What could be one of the greatest spiritual conversions in the history of humankind probably took place right at the foot of the cross on which Jesus died.
One of the people most set against Jesus and all he taught and claimed, against his people and his religion; the man who almost certainly directed and oversaw his execution, and even mocked him as he hung dying, changed his mind about who and what Jesus was. An absolute turnaround, just like that, in a matter of minutes or even seconds.
Who? And why?
Accounts of Jesus’ death in the Bible mention a centurion, a Roman soldier in charge of 100 men. The land at that time was under Roman occupation, so the army would have been there in force, keeping control—so the soldiers, and their officers, would have been tough and obedient.
This centurion certainly had his orders from the occupying governor, Pontius Pilate: crucify this man, who claims to be the king of the Jews, and make sure he’s dead. Then divide his possessions among you, as you’re allowed to do.
So that’s what the centurion did. He stayed at the cross, with a handful of his men, and ensured that the crucifixion was done properly. He might even have been there at Jesus’ ‘trial’, and accompanied him on his agonising journey to the place where the cross was erected. He’d have seen Jesus weaken on the cross; might have thought about hastening his death, just to be sure. Here was a man accustomed to following orders to the letter.
But then everything changed: Jesus died. Just as he was meant to.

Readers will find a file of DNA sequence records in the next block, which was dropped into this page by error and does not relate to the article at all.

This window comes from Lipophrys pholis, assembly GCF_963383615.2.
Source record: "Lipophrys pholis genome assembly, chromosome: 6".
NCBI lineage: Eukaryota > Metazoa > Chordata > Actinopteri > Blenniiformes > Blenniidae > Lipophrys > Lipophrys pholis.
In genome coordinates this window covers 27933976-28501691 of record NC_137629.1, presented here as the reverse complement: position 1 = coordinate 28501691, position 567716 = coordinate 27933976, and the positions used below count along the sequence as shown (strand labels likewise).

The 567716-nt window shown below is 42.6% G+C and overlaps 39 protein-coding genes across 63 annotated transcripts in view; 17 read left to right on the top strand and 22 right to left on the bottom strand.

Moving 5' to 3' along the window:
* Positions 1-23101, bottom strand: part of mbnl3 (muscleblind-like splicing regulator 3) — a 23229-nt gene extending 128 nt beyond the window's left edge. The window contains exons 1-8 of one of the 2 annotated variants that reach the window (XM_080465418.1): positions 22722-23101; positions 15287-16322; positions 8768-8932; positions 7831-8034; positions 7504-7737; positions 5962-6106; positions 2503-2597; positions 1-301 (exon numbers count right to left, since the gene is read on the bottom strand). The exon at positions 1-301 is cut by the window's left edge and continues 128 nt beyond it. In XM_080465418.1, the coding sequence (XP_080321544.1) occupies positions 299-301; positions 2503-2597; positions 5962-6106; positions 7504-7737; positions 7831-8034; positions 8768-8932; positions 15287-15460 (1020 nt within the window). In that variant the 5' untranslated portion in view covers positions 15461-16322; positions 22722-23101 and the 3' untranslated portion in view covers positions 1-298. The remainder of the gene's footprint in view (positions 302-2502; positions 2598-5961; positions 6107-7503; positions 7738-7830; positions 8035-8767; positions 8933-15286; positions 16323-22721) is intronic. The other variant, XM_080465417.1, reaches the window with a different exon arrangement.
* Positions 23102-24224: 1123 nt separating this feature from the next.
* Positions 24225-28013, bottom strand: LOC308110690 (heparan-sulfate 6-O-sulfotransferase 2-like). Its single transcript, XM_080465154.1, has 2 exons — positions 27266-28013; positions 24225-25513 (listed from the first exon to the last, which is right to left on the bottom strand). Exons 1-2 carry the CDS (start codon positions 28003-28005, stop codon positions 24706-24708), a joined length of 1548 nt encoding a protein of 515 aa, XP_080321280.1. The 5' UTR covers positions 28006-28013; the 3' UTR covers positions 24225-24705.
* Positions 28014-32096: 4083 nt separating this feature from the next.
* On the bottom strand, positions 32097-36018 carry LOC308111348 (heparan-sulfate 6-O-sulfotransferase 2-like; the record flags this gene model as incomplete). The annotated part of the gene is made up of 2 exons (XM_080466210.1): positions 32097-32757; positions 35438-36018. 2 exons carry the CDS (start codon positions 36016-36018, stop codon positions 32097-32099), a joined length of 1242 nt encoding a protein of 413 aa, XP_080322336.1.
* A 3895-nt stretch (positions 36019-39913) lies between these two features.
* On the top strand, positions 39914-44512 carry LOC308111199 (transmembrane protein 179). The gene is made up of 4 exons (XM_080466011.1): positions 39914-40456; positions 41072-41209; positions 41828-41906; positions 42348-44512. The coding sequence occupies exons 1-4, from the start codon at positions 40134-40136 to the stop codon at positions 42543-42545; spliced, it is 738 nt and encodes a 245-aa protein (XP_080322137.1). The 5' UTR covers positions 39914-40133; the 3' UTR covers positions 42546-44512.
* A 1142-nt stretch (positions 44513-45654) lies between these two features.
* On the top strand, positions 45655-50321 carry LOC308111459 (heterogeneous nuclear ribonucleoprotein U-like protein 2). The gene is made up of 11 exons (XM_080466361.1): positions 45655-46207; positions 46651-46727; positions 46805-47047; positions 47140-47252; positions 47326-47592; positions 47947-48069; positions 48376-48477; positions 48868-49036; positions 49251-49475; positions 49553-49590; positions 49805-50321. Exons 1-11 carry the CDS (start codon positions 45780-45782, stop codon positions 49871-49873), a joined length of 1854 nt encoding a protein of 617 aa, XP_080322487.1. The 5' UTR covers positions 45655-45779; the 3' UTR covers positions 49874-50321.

But instead of feeling the satisfaction of an order completed and a job well done, the centurion underwent a life-changing transformation. He must have been astonished, between noon and 3pm, to watch the sky go dark. And then, at the moment of Jesus’ death, the Bible tells us: “The earth shook, the rocks split and the tombs broke open… And when the centurion, who stood there in front of Jesus, saw how he died, he said, ‘Surely this man was the Son of God!’ ”
We are told that the centurion "began praising God”. Here was a man who had regularly had to declare that the Roman emperor was god; a man who barely tolerated the Jews, who had executed the man who now hung above him on the cross. What a turn-around!
Perhaps it was the darkness and the earthquake; perhaps it was the humble way Jesus had died, and the way he had behaved throughout his trial and crucifixion. Perhaps it was a miraculous insight from God himself. Perhaps it was Jesus’ cry that the centurion, and the others involved in his execution, be forgiven, which gave him hope.
Whatever it was, this was an extraordinary change—a life-changing moment.
We don’t know what happened to this unnamed centurion next. All we really know about is his reaction to Jesus’ death. What’s your reaction?